Our instructors do more than just show the moves, their expert instruction will equip you with knowledge on correct alignment, alternative poses and the benefits behind each posture as it applies to your daily life.
The programme includes:
- Beginners 1-4 with Clare Beagly
- Easy Hips 1-3 with Leila Sadeghee
- Easy Yoga for Back Care 1-4 with Leila Sadeghee
- Begin (Again) 1-7 with Adam Hocke
- Yoga Step by Step 1-4 with Kate Walker
- Stepping Stones to Practice 1-4 with Kate Walker
- Vinyasa SOS: Beginners with Lucy McCarthy
- Beginners Brand New You with Lucy McCarthy
- Free the Spine with Lucy McCarthy
- Beginners Meditation with Lucy McCarthy
A Four Week Yoga for Beginners Course
This four week Yoga for Beginners Course will take you through yoga basics including breathing, foundation poses, meditation and relaxation. This course is perfect for:
- Total beginners with no previous knowledge or experience of yoga
- Those wanting to refresh their knowledge of yoga foundations
- Those who enjoy and benefit from additional guidance.
Four 30-minute classes, each week for four weeks, will help you build strength and confidence.
Styles of Yoga: What is best for Beginners?
There are many different styles of yoga and knowing where to begin can be a bit mind-boggling! Here’s a brief overview:
This is a great place for beginners to start! Hatha yoga introduces postures and breathing techniques that prepare the body for meditation. The relatively slow pace of classes makes them accessible for those starting out. Hatha is also the basis for other forms of yoga such as vinyasa yoga, Ashtanga and restorative yoga.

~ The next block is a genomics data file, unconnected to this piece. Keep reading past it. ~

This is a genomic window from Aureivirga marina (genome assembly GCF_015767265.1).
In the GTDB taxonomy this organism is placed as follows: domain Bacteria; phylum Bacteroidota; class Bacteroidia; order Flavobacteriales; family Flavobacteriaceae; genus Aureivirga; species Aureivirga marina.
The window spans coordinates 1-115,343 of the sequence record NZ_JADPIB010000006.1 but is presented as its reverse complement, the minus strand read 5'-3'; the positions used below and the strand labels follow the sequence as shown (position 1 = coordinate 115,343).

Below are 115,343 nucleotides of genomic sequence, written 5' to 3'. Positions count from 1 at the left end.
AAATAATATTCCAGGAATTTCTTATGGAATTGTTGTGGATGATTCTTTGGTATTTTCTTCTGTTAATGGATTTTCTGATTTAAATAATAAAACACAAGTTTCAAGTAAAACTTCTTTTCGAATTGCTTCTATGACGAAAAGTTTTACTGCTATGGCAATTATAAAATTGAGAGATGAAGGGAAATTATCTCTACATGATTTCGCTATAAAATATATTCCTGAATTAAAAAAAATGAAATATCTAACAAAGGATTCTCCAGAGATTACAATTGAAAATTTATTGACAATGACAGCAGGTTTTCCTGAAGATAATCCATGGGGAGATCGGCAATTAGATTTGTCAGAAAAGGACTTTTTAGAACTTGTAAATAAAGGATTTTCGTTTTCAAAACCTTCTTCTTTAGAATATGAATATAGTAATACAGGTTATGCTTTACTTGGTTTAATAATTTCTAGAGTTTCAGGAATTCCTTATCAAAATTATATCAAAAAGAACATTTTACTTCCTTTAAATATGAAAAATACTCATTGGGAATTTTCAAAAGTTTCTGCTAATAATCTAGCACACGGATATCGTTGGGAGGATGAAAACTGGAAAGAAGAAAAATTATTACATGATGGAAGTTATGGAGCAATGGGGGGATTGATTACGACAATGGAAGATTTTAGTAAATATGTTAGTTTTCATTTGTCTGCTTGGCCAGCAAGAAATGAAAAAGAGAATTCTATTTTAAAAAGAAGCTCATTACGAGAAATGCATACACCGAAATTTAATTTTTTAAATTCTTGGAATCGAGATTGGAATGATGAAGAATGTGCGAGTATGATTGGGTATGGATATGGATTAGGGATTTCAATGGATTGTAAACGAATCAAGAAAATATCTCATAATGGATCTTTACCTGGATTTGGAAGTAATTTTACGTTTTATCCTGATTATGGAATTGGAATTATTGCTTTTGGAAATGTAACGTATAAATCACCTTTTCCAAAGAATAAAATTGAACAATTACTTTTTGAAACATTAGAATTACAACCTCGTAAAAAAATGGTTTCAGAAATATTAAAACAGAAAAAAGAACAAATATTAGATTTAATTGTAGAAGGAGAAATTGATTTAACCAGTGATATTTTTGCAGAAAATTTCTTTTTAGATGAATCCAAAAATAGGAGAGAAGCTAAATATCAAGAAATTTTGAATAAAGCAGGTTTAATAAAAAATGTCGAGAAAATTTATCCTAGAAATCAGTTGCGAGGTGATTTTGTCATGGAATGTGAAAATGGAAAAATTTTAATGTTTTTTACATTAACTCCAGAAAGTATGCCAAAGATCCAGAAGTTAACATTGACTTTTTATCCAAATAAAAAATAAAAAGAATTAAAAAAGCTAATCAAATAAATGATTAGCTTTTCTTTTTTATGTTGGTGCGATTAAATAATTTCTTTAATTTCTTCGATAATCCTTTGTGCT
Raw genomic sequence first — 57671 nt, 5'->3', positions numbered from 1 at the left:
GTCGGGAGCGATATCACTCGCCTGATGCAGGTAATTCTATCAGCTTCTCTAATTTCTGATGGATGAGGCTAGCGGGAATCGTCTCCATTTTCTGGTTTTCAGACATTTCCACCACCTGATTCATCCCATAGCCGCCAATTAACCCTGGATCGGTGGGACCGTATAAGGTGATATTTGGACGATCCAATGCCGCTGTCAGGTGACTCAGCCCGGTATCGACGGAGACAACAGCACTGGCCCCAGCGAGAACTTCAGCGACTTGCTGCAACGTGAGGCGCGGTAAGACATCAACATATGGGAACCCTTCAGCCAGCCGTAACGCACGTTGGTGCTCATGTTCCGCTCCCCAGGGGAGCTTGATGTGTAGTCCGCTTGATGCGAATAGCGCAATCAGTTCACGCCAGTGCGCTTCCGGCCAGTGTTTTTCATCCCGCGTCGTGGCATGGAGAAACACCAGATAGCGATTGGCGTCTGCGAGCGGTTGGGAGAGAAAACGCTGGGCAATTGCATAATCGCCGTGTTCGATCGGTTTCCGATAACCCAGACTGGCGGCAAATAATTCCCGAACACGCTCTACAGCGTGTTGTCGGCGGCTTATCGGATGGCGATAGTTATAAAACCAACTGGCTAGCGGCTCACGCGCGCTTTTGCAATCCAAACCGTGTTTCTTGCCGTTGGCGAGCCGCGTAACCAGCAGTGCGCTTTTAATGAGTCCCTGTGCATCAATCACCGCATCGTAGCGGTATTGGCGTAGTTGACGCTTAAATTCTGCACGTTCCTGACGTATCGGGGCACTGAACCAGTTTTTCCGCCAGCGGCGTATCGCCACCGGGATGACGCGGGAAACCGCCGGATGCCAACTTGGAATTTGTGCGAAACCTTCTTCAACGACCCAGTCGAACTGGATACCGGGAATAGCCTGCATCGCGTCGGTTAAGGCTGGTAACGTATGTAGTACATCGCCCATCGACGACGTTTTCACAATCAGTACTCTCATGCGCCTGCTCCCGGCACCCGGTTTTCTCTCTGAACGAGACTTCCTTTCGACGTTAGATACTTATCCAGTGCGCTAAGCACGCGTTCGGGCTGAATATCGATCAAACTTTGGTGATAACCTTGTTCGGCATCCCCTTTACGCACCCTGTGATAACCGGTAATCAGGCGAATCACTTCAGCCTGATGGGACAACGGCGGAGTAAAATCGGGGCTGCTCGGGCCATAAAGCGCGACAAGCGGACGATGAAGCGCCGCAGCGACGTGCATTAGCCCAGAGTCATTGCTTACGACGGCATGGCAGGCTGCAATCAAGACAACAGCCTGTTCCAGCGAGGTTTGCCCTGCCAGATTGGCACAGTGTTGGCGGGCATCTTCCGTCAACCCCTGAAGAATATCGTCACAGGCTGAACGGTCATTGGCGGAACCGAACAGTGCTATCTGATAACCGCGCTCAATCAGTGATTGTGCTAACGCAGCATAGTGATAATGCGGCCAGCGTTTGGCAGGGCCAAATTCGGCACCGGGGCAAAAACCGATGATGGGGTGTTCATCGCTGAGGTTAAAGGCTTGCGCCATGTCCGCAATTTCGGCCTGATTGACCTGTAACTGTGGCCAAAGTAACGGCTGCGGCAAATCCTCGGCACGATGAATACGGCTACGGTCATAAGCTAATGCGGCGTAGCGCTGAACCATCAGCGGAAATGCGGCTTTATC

A dynamic, flowing style of yoga harmonising breath and movement. Vinyasa flows vary from a fast ‘power’ style to an alignment-based or more meditative flow.
Power yoga is a vigorous vinyasa style of yoga. Benefits include increasing internal heat and building stamina and strength.
A dynamic, flowing and physically demanding practice, Ashtanga moves through set sequences of poses and vinyasas which build strength and mobility.
A floor-based practice that allows the body to experience deep relaxation through a series of long, gentle stretches that are supported by props so that the body can release tension.
A floor-based yoga practice in which poses are held passively for a length of time, often a few minutes. This works into the connective tissues (ligaments, joints, bones and fascia) rather than the muscles. Energetically, it taps into our ‘chi’ and helps improve the flow of energy round the body.
Also known as ‘yogic sleep’, nidra is in fact a state of consciousness between waking and sleeping where the body and mind are fully relaxed. Yoga Nidra is conducive to emotional and physical healing
What puts people off Yoga?
Not everyone who practises yoga regularly finds it plain sailing at first. For others, yoga can be off-putting. So, let’s take a moment to acknowledge some common doubts and share a few prompts for further reflection:
- I’m not strong enough / bendy enough / thin enough